FYI the chain auto parts store will lend a combustion gas analyzer kit for free( deposit and return the money).
When you conduct the test, be certain not to allow water/coolant to contaminate the test fluid... that style tester makes it very easy to do so. I prefer the multi compartment style because of this.So I saw. I copped the NAPA one. Home delivery due tomorrow. Paid primo for THAT, but I wanted it quick. Soon as I see it turn piss yellow, and it will, I then can start tear-down without any qualms.
When you conduct the test, be certain not to allow water/coolant to contaminate the test fluid... that style tester makes it very easy to do so. I prefer the multi compartment style because of this.
As said before, usually it is available as a loaner tool. You can test the color change by cupping your hand and exhaling as you draw your breath into the tool... it tests for CO2 concentrations... then you can pump fresh air through and the fluid will return to blue and can be reused... careful not to dump used fluid back into the bottle if any possibility of contamination exists... even a drop of water can ruin the fluid.
This test require the thermostat to be open or removed... and patience... I spent an hour once using this to PROVE a failed head gasket that I knew had failed. Also, in the unlikely event that the head has warped or there's a crack somewhere... similar results will be shown... so inspect everything carefully upon tear down to make sure you don't waste you time and parts.
If you can, cancel the head bolts... unlikely you will ever NEED them. Even many torque to yield bolts used on later engines could be reused if they were measured for bolt stretch and in spec. Sorry I'm late to the party, but hope I've saved you time or money here.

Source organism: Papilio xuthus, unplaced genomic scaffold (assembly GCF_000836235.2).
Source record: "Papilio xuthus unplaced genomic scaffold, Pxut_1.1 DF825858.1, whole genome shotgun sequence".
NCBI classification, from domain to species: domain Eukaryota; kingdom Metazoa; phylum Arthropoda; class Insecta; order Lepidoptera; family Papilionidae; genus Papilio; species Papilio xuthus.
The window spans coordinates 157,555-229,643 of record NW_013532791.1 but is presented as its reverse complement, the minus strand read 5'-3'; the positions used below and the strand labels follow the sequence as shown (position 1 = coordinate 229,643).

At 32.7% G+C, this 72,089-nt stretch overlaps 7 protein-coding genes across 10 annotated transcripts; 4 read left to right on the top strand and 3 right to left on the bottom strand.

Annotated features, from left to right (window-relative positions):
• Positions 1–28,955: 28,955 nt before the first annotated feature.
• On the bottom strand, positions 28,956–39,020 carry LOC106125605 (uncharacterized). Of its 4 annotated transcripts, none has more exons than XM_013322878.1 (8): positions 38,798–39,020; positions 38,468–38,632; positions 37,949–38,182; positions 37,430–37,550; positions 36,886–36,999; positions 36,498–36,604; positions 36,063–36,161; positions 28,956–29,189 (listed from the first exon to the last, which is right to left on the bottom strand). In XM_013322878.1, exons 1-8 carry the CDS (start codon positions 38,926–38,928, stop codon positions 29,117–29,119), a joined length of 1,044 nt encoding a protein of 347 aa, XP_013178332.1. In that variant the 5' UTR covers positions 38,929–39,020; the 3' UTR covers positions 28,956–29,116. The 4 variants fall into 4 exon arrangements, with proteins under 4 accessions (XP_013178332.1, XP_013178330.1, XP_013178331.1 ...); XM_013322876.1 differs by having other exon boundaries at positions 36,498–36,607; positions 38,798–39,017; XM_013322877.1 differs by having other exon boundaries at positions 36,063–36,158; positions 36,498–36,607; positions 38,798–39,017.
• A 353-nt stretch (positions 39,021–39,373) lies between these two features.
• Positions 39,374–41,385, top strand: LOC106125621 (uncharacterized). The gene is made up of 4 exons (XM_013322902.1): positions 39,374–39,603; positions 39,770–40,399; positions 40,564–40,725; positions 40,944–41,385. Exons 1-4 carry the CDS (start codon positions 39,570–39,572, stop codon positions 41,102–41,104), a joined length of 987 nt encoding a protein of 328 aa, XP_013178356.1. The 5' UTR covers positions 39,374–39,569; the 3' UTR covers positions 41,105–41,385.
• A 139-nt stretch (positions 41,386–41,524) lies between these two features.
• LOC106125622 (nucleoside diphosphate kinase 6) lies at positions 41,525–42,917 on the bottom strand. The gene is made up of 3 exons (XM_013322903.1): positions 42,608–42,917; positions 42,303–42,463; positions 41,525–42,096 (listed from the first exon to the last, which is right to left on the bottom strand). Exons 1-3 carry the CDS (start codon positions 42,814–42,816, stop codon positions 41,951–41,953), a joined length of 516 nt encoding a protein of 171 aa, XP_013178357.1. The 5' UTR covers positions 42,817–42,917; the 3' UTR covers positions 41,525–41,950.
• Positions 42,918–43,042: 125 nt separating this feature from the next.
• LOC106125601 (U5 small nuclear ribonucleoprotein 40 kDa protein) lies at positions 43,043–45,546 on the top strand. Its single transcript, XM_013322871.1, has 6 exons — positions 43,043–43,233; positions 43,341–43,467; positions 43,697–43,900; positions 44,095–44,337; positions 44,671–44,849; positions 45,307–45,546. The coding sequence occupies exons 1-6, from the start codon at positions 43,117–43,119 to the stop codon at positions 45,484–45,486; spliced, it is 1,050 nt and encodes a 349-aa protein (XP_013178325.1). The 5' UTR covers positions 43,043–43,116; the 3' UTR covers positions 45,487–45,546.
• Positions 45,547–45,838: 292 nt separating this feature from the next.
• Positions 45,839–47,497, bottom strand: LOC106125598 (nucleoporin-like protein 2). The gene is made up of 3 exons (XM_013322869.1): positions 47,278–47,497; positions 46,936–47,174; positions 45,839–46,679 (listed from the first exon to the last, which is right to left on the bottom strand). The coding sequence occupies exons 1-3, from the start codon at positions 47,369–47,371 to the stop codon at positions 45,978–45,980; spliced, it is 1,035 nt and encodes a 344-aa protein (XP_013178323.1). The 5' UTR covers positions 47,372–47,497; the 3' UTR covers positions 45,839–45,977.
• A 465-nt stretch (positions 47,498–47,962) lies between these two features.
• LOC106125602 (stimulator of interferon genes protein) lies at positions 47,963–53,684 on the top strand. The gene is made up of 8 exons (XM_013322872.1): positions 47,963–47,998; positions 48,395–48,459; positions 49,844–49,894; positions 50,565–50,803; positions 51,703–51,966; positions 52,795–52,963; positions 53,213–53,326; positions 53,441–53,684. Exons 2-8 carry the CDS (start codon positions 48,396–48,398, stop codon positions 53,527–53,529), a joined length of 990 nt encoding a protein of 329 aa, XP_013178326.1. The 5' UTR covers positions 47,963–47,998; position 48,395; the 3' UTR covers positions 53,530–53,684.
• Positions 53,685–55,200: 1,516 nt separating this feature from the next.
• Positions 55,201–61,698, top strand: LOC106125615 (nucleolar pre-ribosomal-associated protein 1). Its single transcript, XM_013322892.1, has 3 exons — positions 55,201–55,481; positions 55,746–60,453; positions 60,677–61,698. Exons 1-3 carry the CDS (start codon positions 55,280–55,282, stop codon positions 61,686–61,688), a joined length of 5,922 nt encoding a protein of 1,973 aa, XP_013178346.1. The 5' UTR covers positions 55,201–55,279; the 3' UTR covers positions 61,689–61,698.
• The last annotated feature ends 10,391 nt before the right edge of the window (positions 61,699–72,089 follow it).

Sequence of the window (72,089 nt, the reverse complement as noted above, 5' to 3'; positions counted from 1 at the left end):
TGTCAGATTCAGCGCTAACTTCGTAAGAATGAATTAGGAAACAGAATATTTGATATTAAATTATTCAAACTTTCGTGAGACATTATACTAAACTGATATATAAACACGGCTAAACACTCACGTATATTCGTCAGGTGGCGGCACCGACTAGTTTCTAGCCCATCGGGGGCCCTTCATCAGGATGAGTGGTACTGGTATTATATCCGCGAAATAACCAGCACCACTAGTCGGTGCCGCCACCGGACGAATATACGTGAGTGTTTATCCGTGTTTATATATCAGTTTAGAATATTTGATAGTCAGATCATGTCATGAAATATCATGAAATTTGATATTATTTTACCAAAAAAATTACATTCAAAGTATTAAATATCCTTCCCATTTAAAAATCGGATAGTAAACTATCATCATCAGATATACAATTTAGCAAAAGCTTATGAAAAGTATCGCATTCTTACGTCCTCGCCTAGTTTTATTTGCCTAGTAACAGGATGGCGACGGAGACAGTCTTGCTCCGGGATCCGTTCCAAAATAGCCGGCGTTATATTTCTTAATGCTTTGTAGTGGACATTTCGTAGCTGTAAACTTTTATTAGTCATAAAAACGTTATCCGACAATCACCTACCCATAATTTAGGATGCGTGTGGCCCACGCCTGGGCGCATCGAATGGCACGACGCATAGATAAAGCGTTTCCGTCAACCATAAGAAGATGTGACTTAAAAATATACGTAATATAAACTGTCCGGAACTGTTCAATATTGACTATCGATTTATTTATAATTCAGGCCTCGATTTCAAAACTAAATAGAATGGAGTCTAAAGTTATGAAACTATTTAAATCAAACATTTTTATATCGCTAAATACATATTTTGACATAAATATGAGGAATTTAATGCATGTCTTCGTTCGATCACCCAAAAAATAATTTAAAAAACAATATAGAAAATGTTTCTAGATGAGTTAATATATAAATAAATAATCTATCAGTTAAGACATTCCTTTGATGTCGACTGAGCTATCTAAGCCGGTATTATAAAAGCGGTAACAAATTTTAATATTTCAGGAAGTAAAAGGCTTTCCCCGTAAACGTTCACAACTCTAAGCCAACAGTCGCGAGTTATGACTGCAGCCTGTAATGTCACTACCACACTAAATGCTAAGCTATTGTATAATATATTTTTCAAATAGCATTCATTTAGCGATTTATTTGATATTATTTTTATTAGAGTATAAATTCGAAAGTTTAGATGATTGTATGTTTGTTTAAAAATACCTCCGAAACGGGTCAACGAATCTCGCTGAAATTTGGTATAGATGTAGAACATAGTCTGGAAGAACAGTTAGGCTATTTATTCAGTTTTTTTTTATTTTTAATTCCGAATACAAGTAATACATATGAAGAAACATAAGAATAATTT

make sure the coolant level is an inch or 2 down in the upper radiator tank...this will give it room to expand ...you'll want the coolant warm but not at the point that it starts boiling or it will overflow and you'll suck coolant into the tester
Hey Jerry, I don't want to come over as a know it all, but not that long ago I had a similar issue with my ride running hotter than it should. Someone suggested I "test" it with the choke partially closed. This can be done with bailing block with those fasteners. ARP bolts are good, fine quality, but maybe overkill on a stock motor. Your garden variety parts store replacements should serve well enough.
Just my two cents. Take it for whatever it's worth. I'm just trying to share my wealth of knowledge, wisdom & experience. "Those who fail to learn from history are doomed to repeat it".
I have an Edelbrock 1405 earmarked for this machine already!
Good call on the Eddy squirtbox. SuperDave approves. If dialing up the idle mix screws yielded positive results, you're on the right track.
If I may be so bold, I recommend ordering a rejet kit for this, along with a vacuum gauge to assist calibration. The Eddy name-brand kit comes with color coded springs and properly labeled jets and needles. I bought a Chinese knockoff kit for a fraction of the price and ran into snags. The springs lack the color coding, & with my experience with Chinese "stuff", I measured the needles with a micrometer that I just happen to own. Guess what? They're incorrectly labeled. Not by much, a few thousandths of an inch but enough to throw the calibration tables off. Not only that but the short leg of the L on the needles were a tad too long. Easy enough to correct with a file, a Dremel or a bench grinder. So it runs a tad richer than expected, to be honest, that worked for me. It did what I needed it to. Just a word, buyer beware regarding the cheap Chinese rejet kits hawked on fleaBay. If you intend to use the springs, it'll be trial and error to dial it in right. Save $30 and expect to spend a few hours extra labor to make it work. Or buy the Eddy kit, follow the instructions and be done quick like.
If it were my daily driver and my only set of wheels, sure I'd pop for the Eddy kit. But Project Turd is my "Hobby Car", & I enjoy spending time wrenching on it. When I do dial it in right, it comes with a sense of achievement & pride that the added expense and ease of a bolt-on product doesn't quite deliver. Sometimes you just wanna do it yourself, ya know?
Good luck and good wrenching to ya. Keep us posted on your progress.